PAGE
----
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Can I study at LMH for just one term?

 

We encourage our Visiting Students to study here for a full academic year because we believe that this is the best way to get the full experience of being at Oxford and participating in its unique educational system. 

However, we will consider part-year applications (either for Michaelmas term only or for both Hilary and Trinity terms), but we need to give priority to full-year applications.

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Where do Visiting Students reside and can we reside in College outside of term time?

 

All Visiting Students are allocated single rooms in College for the weeks 0 - 8. Normally, you are required to leave your room at the end of week 8; however, accommodation during vacations can usually be arranged for a few additional days. You will be charged per night for each extra night you stay. The nightly rate in 2016-17 is £22.63.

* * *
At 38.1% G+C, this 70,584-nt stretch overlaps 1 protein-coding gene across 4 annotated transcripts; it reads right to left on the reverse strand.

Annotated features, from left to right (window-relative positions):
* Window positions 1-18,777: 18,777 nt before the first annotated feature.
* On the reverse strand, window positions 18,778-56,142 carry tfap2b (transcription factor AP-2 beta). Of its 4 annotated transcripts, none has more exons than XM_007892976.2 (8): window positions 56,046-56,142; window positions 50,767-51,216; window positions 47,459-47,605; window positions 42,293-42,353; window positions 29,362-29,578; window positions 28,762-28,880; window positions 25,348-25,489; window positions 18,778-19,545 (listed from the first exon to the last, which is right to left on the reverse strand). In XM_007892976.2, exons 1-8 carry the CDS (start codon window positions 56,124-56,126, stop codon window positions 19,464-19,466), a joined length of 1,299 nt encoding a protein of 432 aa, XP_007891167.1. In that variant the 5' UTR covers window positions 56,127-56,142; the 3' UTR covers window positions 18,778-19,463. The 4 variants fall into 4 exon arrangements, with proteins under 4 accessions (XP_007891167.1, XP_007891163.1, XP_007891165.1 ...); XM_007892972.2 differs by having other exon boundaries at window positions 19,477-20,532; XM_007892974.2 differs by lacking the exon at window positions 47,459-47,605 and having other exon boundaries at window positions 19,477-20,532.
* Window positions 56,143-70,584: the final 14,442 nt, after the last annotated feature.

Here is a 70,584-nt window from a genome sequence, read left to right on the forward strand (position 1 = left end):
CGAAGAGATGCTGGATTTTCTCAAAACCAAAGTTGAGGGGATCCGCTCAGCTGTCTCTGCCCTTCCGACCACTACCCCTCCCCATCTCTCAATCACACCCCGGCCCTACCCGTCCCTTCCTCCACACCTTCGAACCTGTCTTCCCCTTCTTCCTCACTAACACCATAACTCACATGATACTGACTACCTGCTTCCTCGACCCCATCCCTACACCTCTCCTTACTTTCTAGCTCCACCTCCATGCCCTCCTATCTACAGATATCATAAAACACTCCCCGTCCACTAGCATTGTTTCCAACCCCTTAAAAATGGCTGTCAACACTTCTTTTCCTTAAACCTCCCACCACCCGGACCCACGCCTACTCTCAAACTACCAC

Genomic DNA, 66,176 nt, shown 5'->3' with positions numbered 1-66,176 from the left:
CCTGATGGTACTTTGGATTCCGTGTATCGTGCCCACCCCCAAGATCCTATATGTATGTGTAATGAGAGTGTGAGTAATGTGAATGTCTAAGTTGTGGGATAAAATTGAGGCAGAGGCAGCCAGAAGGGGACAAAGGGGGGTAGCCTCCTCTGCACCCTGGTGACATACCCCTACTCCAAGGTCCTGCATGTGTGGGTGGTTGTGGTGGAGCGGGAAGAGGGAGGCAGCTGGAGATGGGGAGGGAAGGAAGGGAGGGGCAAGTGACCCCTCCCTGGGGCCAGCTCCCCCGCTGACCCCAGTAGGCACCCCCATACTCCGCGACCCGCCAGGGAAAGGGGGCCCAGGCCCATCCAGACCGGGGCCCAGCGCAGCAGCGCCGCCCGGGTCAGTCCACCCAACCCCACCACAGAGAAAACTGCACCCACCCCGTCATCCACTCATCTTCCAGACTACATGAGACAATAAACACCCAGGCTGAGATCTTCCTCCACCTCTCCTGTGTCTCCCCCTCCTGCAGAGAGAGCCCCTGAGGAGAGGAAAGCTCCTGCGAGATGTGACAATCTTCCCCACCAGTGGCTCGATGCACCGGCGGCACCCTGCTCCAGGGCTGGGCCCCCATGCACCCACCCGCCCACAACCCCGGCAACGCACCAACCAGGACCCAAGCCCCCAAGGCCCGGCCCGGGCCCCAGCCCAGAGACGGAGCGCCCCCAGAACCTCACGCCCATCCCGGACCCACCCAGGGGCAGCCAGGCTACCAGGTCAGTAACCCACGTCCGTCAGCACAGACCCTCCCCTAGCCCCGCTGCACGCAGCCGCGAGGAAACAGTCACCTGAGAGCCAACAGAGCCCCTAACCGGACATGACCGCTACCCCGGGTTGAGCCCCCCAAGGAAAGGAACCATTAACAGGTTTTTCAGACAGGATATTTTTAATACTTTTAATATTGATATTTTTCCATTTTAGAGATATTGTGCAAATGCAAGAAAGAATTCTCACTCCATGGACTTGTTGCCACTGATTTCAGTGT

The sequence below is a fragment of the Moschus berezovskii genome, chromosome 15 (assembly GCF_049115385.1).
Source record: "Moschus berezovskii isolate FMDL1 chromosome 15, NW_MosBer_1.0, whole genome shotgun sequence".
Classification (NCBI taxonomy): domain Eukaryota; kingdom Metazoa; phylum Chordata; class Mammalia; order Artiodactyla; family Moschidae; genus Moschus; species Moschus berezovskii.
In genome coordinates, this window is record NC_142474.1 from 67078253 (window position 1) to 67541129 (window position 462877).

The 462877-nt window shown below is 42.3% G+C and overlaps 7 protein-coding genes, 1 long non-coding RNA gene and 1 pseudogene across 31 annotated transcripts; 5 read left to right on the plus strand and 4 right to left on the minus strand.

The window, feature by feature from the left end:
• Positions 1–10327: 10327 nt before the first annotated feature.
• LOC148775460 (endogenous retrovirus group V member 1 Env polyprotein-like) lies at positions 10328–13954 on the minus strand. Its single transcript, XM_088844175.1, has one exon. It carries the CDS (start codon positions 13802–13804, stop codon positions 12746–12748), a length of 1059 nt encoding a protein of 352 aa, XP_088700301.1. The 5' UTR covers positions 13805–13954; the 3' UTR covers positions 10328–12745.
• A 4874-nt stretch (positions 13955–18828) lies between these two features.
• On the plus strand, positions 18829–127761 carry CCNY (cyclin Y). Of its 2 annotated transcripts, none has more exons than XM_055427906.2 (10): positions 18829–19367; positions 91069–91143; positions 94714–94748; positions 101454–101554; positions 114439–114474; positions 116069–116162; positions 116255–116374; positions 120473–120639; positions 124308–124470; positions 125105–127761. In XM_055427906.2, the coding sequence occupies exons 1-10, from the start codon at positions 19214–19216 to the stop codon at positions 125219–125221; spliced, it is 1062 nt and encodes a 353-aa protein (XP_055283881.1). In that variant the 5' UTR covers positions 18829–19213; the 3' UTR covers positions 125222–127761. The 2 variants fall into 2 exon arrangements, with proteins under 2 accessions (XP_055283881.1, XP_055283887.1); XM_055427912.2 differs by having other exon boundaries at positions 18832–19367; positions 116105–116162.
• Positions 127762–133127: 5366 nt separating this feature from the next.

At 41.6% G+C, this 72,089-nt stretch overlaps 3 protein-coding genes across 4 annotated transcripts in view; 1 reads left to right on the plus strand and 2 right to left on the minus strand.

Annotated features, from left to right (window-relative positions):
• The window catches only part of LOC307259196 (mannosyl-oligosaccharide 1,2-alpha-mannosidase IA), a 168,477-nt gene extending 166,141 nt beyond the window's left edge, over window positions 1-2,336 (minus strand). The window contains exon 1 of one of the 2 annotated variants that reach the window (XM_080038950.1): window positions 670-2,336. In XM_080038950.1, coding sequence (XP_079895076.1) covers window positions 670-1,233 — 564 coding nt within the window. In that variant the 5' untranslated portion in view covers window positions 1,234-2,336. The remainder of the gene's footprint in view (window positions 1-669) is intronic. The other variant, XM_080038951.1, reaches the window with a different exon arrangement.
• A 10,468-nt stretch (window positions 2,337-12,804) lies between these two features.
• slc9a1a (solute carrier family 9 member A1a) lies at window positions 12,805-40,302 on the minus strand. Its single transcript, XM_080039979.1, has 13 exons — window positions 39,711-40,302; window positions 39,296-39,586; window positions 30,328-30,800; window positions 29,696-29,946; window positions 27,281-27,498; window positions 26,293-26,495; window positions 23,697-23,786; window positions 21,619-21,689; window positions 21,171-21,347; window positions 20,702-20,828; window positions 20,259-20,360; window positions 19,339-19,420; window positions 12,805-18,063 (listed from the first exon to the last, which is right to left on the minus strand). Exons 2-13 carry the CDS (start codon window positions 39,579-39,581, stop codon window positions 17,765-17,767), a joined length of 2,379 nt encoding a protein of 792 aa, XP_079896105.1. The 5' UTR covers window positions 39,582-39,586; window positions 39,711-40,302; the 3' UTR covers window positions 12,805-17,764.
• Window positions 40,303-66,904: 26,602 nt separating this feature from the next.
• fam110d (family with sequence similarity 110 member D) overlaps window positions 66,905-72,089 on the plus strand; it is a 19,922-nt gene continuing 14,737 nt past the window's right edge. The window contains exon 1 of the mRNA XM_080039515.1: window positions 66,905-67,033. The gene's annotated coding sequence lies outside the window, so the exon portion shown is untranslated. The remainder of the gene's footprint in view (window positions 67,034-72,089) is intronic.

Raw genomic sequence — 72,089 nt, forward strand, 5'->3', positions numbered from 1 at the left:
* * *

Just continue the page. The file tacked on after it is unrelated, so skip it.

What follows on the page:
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What happens when I arrive at LMH?

 

When you first arrive at LMH, you will follow an Induction Programme to enable you to meet key staff and tutors and to help you find your way around the College and Oxford.  The Visiting Students' Programme office will guide you through the entire process of settling in to life and studies at Oxford University.

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What kind of extra-curricular activities are available to Visiting Students?

 

  • Societies for academic interest, such as Beaufort Society (English), Daisy Circle (politics) and History Society
  • Sports - football, rowing, tennis and many others
  • Music and drama - Regular concerts and plays are organised and produced in LMH (sometimes in the gardens) which include our own students and others.
  • Groups that seek to play a role in the wider community of the city of Oxford, often by helping the disadvantaged
  • Our own punts, moored in our gardens
  • And… of course... social events, ranging from regular college discos to parties and quizzes

For further information see JCR and clubs & societies at LMH.